Wisconsin Provides Funds for Tribal Colleges

May 15th, 2000 | By | Category: 11-4: All Our Children Are Special, Tribal College News

For the first time, the state of Wisconsin is helping support the two tribal colleges in that state this year–the College of the Menominee Nation and Lac Courte Oreilles Ojibwa Community College. The Wisconsin legislature agreed to provide $300,00 to each of the tribal colleges as part of a work-based learning program.

Unlike community colleges and state universities, most tribal colleges receive no state funds even though they accept both Indian and non-Indian students. The federal government helps support the costs of educating Indian students with only $3,400 per student this year—close to half of what state-supported institutions receive, according to the American Indian Higher Education Consortium. (For articles about decisions by the Arizona and New Mexico legislatures to support tribal college construction, see TCJ, Vol. XI, N. 1, p. 29 and Vol. X, N.4, p. 10.)

College of the Menominee President Dr. Verna Fowler, a tribal member, said she considered the money Indian money since it derives from casino revenue given by the tribes to the state under their compact. She credited the Menominee Tribe for its help convincing the legislature to help support the colleges. Fowler is an experienced lobbyist. In the 1970s, she assisted Ada Deer in their successful effort to restore the Menominee Tribe to federal status after being terminated in the 1950s.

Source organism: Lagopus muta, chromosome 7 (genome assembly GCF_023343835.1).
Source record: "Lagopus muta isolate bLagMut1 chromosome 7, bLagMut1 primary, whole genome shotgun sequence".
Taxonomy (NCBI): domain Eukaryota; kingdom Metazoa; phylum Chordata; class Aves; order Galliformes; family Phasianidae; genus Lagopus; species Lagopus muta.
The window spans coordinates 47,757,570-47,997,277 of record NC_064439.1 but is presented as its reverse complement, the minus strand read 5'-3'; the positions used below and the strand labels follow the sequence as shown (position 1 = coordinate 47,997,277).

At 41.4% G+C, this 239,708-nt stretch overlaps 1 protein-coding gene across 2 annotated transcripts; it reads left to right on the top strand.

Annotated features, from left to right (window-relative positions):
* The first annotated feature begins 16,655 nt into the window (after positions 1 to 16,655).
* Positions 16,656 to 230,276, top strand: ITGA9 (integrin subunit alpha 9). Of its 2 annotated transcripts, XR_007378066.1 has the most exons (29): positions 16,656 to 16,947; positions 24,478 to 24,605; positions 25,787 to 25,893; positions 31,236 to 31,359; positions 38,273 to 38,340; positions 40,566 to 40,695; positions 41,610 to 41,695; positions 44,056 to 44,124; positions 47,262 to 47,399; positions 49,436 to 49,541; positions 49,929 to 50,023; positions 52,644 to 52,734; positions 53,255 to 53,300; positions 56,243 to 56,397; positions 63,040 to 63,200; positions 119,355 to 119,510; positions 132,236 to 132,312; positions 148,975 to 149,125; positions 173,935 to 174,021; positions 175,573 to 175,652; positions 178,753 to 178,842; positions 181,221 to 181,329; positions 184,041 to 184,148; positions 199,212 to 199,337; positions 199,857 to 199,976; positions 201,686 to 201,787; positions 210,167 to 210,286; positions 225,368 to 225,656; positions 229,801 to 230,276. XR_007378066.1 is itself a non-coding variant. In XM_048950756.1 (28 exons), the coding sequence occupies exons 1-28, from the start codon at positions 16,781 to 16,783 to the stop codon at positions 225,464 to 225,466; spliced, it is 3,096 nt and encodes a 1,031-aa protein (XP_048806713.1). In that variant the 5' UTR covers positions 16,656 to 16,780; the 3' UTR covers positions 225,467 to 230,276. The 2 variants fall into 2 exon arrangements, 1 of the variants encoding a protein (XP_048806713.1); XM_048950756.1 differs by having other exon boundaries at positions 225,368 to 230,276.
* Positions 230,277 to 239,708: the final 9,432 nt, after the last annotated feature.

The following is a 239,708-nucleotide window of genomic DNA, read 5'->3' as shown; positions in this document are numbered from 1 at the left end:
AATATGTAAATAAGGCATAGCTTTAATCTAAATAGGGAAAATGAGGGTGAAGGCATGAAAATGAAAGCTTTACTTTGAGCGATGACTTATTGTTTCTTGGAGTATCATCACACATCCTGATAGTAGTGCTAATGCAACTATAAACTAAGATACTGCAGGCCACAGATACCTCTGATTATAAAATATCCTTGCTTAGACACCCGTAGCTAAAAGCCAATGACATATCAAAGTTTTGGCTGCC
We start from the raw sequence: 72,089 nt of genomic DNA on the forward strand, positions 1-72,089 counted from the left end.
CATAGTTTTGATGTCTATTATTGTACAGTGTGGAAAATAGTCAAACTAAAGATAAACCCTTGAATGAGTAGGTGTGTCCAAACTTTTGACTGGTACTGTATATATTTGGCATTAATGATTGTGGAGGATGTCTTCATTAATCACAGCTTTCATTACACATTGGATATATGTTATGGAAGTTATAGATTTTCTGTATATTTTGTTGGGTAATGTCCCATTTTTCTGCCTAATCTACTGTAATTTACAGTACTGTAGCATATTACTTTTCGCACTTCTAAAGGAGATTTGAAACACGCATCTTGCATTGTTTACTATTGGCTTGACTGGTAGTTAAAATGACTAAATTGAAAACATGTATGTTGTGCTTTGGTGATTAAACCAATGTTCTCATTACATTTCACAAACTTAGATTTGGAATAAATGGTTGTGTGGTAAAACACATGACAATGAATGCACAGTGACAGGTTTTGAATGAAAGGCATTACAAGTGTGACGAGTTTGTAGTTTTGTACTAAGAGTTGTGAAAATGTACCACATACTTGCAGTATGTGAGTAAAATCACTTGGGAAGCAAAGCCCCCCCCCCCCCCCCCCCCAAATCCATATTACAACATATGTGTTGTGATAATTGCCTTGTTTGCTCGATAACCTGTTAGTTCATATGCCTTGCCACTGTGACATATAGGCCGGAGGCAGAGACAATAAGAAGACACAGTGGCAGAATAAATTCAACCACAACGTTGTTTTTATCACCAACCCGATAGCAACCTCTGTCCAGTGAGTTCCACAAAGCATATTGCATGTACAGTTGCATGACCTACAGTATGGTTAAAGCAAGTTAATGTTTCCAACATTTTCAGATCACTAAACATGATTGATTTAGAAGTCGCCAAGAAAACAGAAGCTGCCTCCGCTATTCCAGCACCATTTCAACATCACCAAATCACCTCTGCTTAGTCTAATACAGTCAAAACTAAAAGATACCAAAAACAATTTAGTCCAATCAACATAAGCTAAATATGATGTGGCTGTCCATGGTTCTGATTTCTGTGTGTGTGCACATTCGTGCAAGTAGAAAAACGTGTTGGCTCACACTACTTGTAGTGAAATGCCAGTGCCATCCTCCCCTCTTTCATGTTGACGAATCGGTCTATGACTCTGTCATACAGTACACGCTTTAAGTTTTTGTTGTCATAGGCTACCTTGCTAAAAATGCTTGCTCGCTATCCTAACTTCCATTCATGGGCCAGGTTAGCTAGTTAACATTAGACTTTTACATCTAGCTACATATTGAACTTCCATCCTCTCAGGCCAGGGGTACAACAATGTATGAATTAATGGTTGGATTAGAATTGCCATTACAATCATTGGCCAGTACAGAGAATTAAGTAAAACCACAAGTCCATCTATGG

Despite the legislative victory, her college suffered from severe funding shortfalls late last year when funds were delayed from three sources–the federal government, the state government, and the tribal government. Both the federal government and the state government had budget surpluses, but they took months to resolve budget differences before passing them, long after the fiscal year had started.

Because of the federal budget impasse, tribal colleges were forced to take out loans and cut back on expenditures. “It almost brings you to a stop,” Fowler said. “The biggest effect of the latest financial crunch due to the late budget is that it changes one’s entire focus. It takes your focus from developing and maintaining quality educational programs and rich student experiences to meeting the payroll and getting the bills paid. Consequently, it is extremely detrimental to the students,” she said. The college has been expanding rapidly, now serving nearly 500 students after only seven years since it was chartered. The state appropriation will be repeated next year, and Fowler hopes that it will continue to be repeated for the life of the tribal gaming compacts.

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